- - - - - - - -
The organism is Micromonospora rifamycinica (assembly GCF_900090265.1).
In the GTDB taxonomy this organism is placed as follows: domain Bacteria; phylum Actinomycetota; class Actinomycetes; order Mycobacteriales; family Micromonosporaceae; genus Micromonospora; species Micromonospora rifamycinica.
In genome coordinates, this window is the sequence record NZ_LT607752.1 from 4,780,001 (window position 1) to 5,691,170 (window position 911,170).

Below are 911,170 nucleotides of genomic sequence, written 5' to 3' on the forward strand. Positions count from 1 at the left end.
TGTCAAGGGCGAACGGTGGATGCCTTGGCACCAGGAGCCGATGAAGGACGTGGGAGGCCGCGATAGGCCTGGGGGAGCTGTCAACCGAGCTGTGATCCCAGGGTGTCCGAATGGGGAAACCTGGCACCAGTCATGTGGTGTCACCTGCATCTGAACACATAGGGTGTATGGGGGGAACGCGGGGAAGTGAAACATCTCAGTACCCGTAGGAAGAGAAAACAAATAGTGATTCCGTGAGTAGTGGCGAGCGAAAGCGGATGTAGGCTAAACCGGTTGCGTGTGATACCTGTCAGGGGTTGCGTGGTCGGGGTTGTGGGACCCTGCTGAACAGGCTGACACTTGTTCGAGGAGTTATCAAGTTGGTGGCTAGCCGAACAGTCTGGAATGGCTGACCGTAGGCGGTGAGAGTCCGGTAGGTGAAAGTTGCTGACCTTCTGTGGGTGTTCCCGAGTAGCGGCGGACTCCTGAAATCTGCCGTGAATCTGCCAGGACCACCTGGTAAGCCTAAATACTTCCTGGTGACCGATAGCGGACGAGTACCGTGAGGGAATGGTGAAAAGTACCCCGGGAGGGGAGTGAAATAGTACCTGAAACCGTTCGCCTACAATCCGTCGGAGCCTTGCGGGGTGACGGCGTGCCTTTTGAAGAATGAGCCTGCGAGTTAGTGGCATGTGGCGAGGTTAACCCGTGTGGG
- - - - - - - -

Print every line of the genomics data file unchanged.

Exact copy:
The organism is Micromonospora rifamycinica (assembly GCF_900090265.1).
In the GTDB taxonomy this organism is placed as follows: domain Bacteria; phylum Actinomycetota; class Actinomycetes; order Mycobacteriales; family Micromonosporaceae; genus Micromonospora; species Micromonospora rifamycinica.
In genome coordinates, this window is the sequence record NZ_LT607752.1 from 4,780,001 (window position 1) to 5,691,170 (window position 911,170).

Below are 911,170 nucleotides of genomic sequence, written 5' to 3' on the forward strand. Positions count from 1 at the left end.
TGTCAAGGGCGAACGGTGGATGCCTTGGCACCAGGAGCCGATGAAGGACGTGGGAGGCCGCGATAGGCCTGGGGGAGCTGTCAACCGAGCTGTGATCCCAGGGTGTCCGAATGGGGAAACCTGGCACCAGTCATGTGGTGTCACCTGCATCTGAACACATAGGGTGTATGGGGGGAACGCGGGGAAGTGAAACATCTCAGTACCCGTAGGAAGAGAAAACAAATAGTGATTCCGTGAGTAGTGGCGAGCGAAAGCGGATGTAGGCTAAACCGGTTGCGTGTGATACCTGTCAGGGGTTGCGTGGTCGGGGTTGTGGGACCCTGCTGAACAGGCTGACACTTGTTCGAGGAGTTATCAAGTTGGTGGCTAGCCGAACAGTCTGGAATGGCTGACCGTAGGCGGTGAGAGTCCGGTAGGTGAAAGTTGCTGACCTTCTGTGGGTGTTCCCGAGTAGCGGCGGACTCCTGAAATCTGCCGTGAATCTGCCAGGACCACCTGGTAAGCCTAAATACTTCCTGGTGACCGATAGCGGACGAGTACCGTGAGGGAATGGTGAAAAGTACCCCGGGAGGGGAGTGAAATAGTACCTGAAACCGTTCGCCTACAATCCGTCGGAGCCTTGCGGGGTGACGGCGTGCCTTTTGAAGAATGAGCCTGCGAGTTAGTGGCATGTGGCGAGGTTAACCCGTGTGGG